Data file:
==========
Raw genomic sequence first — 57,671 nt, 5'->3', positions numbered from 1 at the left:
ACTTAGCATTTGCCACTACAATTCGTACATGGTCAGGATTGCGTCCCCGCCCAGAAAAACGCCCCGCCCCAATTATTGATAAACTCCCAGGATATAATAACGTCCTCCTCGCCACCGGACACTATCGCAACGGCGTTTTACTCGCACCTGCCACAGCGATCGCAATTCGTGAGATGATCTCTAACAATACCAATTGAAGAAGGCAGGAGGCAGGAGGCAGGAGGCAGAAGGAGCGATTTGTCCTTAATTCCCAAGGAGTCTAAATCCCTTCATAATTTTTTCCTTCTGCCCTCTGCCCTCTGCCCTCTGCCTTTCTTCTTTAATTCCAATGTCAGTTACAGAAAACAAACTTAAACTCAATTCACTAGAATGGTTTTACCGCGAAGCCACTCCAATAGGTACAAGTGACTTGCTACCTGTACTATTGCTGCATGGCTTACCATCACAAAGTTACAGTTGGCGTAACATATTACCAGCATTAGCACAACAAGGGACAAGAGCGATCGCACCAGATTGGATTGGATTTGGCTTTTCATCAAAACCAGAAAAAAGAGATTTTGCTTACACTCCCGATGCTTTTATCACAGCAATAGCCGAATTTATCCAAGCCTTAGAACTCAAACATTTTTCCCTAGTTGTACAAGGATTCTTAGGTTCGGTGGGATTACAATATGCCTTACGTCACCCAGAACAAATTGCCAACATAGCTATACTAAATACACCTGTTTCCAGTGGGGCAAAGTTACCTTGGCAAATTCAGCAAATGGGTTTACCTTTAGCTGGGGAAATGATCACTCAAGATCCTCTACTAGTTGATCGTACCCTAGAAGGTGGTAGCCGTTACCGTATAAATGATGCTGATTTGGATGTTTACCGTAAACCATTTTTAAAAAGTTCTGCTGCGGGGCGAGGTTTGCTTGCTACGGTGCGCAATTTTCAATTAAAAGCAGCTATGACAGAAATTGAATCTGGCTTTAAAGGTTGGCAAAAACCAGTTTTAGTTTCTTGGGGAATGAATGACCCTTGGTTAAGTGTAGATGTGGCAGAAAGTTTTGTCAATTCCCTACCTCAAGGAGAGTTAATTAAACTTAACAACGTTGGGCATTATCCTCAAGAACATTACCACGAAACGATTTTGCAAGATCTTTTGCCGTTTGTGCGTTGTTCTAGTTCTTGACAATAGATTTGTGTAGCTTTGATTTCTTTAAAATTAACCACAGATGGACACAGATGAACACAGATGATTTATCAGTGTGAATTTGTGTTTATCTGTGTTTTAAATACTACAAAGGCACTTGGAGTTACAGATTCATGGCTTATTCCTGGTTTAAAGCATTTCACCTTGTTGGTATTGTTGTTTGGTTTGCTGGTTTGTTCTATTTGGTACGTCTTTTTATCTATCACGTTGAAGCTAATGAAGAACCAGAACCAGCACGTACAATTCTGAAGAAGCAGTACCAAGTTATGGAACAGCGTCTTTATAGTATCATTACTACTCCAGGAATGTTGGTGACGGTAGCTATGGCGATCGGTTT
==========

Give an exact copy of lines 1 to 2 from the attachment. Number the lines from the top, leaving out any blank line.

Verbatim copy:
Raw genomic sequence first — 57,671 nt, 5'->3', positions numbered from 1 at the left:
ACTTAGCATTTGCCACTACAATTCGTACATGGTCAGGATTGCGTCCCCGCCCAGAAAAACGCCCCGCCCCAATTATTGATAAACTCCCAGGATATAATAACGTCCTCCTCGCCACCGGACACTATCGCAACGGCGTTTTACTCGCACCTGCCACAGCGATCGCAATTCGTGAGATGATCTCTAACAATACCAATTGAAGAAGGCAGGAGGCAGGAGGCAGGAGGCAGAAGGAGCGATTTGTCCTTAATTCCCAAGGAGTCTAAATCCCTTCATAATTTTTTCCTTCTGCCCTCTGCCCTCTGCCCTCTGCCTTTCTTCTTTAATTCCAATGTCAGTTACAGAAAACAAACTTAAACTCAATTCACTAGAATGGTTTTACCGCGAAGCCACTCCAATAGGTACAAGTGACTTGCTACCTGTACTATTGCTGCATGGCTTACCATCACAAAGTTACAGTTGGCGTAACATATTACCAGCATTAGCACAACAAGGGACAAGAGCGATCGCACCAGATTGGATTGGATTTGGCTTTTCATCAAAACCAGAAAAAAGAGATTTTGCTTACACTCCCGATGCTTTTATCACAGCAATAGCCGAATTTATCCAAGCCTTAGAACTCAAACATTTTTCCCTAGTTGTACAAGGATTCTTAGGTTCGGTGGGATTACAATATGCCTTACGTCACCCAGAACAAATTGCCAACATAGCTATACTAAATACACCTGTTTCCAGTGGGGCAAAGTTACCTTGGCAAATTCAGCAAATGGGTTTACCTTTAGCTGGGGAAATGATCACTCAAGATCCTCTACTAGTTGATCGTACCCTAGAAGGTGGTAGCCGTTACCGTATAAATGATGCTGATTTGGATGTTTACCGTAAACCATTTTTAAAAAGTTCTGCTGCGGGGCGAGGTTTGCTTGCTACGGTGCGCAATTTTCAATTAAAAGCAGCTATGACAGAAATTGAATCTGGCTTTAAAGGTTGGCAAAAACCAGTTTTAGTTTCTTGGGGAATGAATGACCCTTGGTTAAGTGTAGATGTGGCAGAAAGTTTTGTCAATTCCCTACCTCAAGGAGAGTTAATTAAACTTAACAACGTTGGGCATTATCCTCAAGAACATTACCACGAAACGATTTTGCAAGATCTTTTGCCGTTTGTGCGTTGTTCTAGTTCTTGACAATAGATTTGTGTAGCTTTGATTTCTTTAAAATTAACCACAGATGGACACAGATGAACACAGATGATTTATCAGTGTGAATTTGTGTTTATCTGTGTTTTAAATACTACAAAGGCACTTGGAGTTACAGATTCATGGCTTATTCCTGGTTTAAAGCATTTCACCTTGTTGGTATTGTTGTTTGGTTTGCTGGTTTGTTCTATTTGGTACGTCTTTTTATCTATCACGTTGAAGCTAATGAAGAACCAGAACCAGCACGTACAATTCTGAAGAAGCAGTACCAAGTTATGGAACAGCGTCTTTATAGTATCATTACTACTCCAGGAATGTTGGTGACGGTAGCTATGGCGATCGGTTT